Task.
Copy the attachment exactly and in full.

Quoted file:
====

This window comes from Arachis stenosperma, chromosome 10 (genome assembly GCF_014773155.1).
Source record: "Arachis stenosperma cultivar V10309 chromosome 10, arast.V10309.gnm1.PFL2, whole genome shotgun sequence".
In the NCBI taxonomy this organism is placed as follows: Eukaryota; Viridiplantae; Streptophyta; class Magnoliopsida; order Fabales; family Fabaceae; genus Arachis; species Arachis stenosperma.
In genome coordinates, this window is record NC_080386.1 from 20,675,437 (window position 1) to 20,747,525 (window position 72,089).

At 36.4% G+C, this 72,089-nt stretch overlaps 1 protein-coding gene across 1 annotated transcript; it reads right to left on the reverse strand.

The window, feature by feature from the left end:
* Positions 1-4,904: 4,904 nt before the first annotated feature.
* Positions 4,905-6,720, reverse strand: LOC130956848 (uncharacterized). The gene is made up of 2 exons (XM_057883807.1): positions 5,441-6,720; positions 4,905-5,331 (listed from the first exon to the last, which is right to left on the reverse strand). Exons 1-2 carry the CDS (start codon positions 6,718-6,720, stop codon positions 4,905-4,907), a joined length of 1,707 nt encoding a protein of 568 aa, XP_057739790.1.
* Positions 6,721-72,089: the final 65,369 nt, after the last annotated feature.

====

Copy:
This window comes from Arachis stenosperma, chromosome 10 (genome assembly GCF_014773155.1).
Source record: "Arachis stenosperma cultivar V10309 chromosome 10, arast.V10309.gnm1.PFL2, whole genome shotgun sequence".
In the NCBI taxonomy this organism is placed as follows: Eukaryota; Viridiplantae; Streptophyta; class Magnoliopsida; order Fabales; family Fabaceae; genus Arachis; species Arachis stenosperma.
In genome coordinates, this window is record NC_080386.1 from 20,675,437 (window position 1) to 20,747,525 (window position 72,089).

At 36.4% G+C, this 72,089-nt stretch overlaps 1 protein-coding gene across 1 annotated transcript; it reads right to left on the reverse strand.

The window, feature by feature from the left end:
* Positions 1-4,904: 4,904 nt before the first annotated feature.
* Positions 4,905-6,720, reverse strand: LOC130956848 (uncharacterized). The gene is made up of 2 exons (XM_057883807.1): positions 5,441-6,720; positions 4,905-5,331 (listed from the first exon to the last, which is right to left on the reverse strand). Exons 1-2 carry the CDS (start codon positions 6,718-6,720, stop codon positions 4,905-4,907), a joined length of 1,707 nt encoding a protein of 568 aa, XP_057739790.1.
* Positions 6,721-72,089: the final 65,369 nt, after the last annotated feature.